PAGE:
The conclusive score of the women’s game shows how there is clearly a leap in skill level between the #1 ranked and the #34 ranked teams. However, when teams of the same ranking in the men’s game played, their score was much closer than the women’s score, with the #1 ranked team winning by just 1 point.

While women may have less competition due to less players and more differentiation between skill levels, this, again, compares men’s and women’s sports side by side as if they are the same thing, rather than two completely different games. A female athlete plays against people who are ranked in their respective playing field, just as a man plays against his own equal competition. Comparing women’s sport to men’s sports and deeming the women’s to be inferior invalidates all the training, dedication, and sheer talent that female athletes must commit to their career to rise to the top of their game.

It is also worth mentioning that the lack of competition may be due to less investments in the training and recruiting of talents for women’s sports. Social stigmas make it more difficult for women to find adequate training and recruiting opportunities, especially as colleges and professional teams focus more on the training and development of the men’s team. In an article by The Guardian, writer Caitlin Murray writes about the difference between the income of the U.S. Women’s National Soccer team’s head coach, Jill Ellis, and several other male soccer coaches, who are paid significantly more.

“The availability of quality, trained coaches may be lacking in their community or these coaches may be more focused on the boys’ programs that have more money for training,” said Women’s Sports Foundation.

Throughout the U.S, several female athletes and teams have stood up against unequal pay and are working to level the pay gap. The U.S. Soccer Federation announced that this year, both the men’s and women’s national teams would be receiving equal pay. This is a huge win for the female athletes, and other sports are being encouraged to follow by example. Top female tennis stars such as Naomi Osaka and Serena Williams have fought for equal pay in tennis, trying to equalize pay in the majority of tournaments. Since 2007, the four major Grand Slam tournaments have smoothed the pay gap, but there is a lot more work that needs to be done for other sports and tournaments to do the same.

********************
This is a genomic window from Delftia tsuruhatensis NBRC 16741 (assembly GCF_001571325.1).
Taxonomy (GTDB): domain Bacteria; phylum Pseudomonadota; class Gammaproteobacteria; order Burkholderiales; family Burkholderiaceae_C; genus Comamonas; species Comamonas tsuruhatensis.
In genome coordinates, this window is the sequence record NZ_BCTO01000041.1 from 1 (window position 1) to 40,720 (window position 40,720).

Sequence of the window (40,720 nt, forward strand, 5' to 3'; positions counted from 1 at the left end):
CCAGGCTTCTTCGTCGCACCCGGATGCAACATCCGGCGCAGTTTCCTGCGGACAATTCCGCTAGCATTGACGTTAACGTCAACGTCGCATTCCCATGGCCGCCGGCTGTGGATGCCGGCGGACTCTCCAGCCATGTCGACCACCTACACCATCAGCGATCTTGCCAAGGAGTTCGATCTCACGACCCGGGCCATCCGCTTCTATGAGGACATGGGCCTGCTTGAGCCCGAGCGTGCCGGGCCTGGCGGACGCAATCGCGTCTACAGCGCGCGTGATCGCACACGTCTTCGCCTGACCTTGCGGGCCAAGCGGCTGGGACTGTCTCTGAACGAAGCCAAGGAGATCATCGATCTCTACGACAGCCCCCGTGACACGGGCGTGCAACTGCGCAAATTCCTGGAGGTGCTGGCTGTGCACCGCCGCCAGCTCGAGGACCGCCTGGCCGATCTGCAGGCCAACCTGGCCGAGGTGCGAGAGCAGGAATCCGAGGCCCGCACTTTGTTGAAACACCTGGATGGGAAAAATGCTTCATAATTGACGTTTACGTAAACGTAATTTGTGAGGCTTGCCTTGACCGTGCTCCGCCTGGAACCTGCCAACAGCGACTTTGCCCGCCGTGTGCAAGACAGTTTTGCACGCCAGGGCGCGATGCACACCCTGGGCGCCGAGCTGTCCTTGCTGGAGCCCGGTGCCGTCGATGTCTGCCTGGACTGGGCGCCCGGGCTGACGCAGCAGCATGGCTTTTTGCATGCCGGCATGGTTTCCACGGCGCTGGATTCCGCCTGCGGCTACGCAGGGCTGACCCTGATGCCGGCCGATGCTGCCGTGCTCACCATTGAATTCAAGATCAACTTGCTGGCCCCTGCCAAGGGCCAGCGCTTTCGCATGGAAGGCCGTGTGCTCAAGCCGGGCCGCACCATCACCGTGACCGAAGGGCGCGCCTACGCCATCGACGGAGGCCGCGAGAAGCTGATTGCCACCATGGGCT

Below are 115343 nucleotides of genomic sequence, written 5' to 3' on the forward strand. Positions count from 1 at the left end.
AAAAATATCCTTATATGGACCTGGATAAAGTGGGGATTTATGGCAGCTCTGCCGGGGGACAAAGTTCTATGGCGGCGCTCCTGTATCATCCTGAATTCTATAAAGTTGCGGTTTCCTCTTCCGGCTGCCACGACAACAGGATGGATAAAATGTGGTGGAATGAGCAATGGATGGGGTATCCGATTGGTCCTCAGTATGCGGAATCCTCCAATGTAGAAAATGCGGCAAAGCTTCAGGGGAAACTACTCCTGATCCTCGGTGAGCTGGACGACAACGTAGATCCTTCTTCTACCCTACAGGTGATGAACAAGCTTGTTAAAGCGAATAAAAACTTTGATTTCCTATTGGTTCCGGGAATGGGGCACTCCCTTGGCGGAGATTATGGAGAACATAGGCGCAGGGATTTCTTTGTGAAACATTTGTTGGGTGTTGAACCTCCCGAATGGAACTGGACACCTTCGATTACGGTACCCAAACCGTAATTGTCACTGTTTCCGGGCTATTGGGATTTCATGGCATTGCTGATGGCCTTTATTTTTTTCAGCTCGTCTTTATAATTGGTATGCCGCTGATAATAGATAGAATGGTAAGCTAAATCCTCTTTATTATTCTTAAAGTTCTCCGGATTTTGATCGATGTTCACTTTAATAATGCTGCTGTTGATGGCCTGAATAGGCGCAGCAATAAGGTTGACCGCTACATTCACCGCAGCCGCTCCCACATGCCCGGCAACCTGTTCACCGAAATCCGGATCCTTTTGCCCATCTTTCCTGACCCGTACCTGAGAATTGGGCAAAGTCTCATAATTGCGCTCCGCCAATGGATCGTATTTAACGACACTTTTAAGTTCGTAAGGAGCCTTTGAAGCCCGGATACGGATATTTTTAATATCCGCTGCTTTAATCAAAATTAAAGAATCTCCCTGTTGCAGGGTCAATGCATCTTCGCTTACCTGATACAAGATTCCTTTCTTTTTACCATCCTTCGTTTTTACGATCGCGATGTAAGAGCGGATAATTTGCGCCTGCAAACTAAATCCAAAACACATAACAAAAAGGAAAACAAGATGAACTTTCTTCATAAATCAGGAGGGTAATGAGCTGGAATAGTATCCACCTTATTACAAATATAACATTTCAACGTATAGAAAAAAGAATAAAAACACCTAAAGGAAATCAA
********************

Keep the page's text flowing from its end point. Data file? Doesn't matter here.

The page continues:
Financial justice in women’s sports has come a long way in recent years. The proper funding of resources, industry, and recruitment now has a glimmer of hope that is just beyond the horizon. Equal resources to their male counterparts would allow female athletes to flourish at similar levels of skill and ability that male athletes compete at. There is so much more that can be accomplished, but as of right now, the fight for equal pay is a slow process that must be patiently nurtured to be rewarded with results.